The literature has been largely silent on the liquidity vulnerabilities of the short-term loans that funded nonbank mortgage origination in the pre-crisis period, as well as the liquidity pressures that are typical in mortgage servicing when defaults are high. These vulnerabilities in the mortgage market were also not the focus of regulatory attention in the aftermath of the crisis.

They continue,

Of particular importance, these liquidity vulnerabilities are still present in 2018, and arguably the potential for liquidity issues associated with mortgage servicing is even greater than pre-financial crisis. These liquidity issues have become more pressing because the nonbank sector is a larger part of the market than it was pre-crisis, especially for loans securitized in pools with guarantees by Ginnie Mae.

George Bailey and his little financial institution are nowhere to be found.

The authors quote former Ginnie Mae president Ted Tozer concerning the stress between Ginnie Mae and their nonbank counterparties.

… Today almost two thirds of Ginnie Mae guaranteed securities are issued by independent mortgage banks. And independent mortgage bankers are using some of the most sophisticated financial engineering that this industry has ever seen. We are also seeing greater dependence on credit lines, securitization involving multiple players, and more frequent trading of servicing rights and all of these things have created a new and challenging environment for Ginnie Mae. . . . In other words, the risk is a lot higher and business models of our issuers are a lot more complex. Add in sharply higher annual volumes, and these risks are amplified many times over. . . . Also, we have depended on sheer luck. Luck that the economy does not fall into recession and increase mortgage delinquencies. Luck that our independent mortgage bankers remain able to access their lines of credit. And luck that nothing critical falls through the cracks…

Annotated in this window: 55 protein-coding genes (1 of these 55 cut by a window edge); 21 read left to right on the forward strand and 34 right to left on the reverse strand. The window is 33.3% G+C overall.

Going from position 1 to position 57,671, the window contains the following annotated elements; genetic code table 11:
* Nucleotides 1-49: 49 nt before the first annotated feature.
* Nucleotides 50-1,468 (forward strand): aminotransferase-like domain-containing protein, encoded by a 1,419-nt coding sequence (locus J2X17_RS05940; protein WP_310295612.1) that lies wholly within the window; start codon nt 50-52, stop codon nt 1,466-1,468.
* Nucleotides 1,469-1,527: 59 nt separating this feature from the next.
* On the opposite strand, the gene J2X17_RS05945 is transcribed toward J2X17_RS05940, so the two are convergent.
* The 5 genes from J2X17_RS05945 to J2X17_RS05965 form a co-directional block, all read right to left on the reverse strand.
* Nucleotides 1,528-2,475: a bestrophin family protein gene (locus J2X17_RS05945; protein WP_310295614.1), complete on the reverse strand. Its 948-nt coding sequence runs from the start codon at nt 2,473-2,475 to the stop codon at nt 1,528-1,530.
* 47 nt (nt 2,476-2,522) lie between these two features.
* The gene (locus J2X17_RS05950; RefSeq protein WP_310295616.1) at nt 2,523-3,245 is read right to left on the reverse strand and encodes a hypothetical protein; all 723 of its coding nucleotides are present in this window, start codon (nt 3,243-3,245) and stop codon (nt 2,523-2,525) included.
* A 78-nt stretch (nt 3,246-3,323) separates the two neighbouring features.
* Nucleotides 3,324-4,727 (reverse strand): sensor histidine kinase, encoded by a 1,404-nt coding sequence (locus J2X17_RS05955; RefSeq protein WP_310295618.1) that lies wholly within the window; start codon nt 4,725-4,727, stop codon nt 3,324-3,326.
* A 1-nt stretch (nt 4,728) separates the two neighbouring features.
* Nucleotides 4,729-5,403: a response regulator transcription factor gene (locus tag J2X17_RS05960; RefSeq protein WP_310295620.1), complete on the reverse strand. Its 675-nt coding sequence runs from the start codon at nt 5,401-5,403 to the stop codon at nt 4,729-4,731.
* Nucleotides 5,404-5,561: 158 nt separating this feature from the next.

Tozer said these words in 2015. The mortgage engine is built for perfection: a thriving economy, with low interest rates, allowing everyone, from the mortgage borrowers to the credit line providers and securitizers to keep their promises.

However, the world is anything but perfect.

Nonbank mortgage providers essentially borrow short and lend long, using warehouse lines of credit from banks to fund mortgages. From 2012 to the third quarter of 2017, commitments on warehouse lines has increased 70 percent. Of course, if all goes well, a mortgage will be sold quickly into the secondary market (on average 15 days) and the line will be reduced.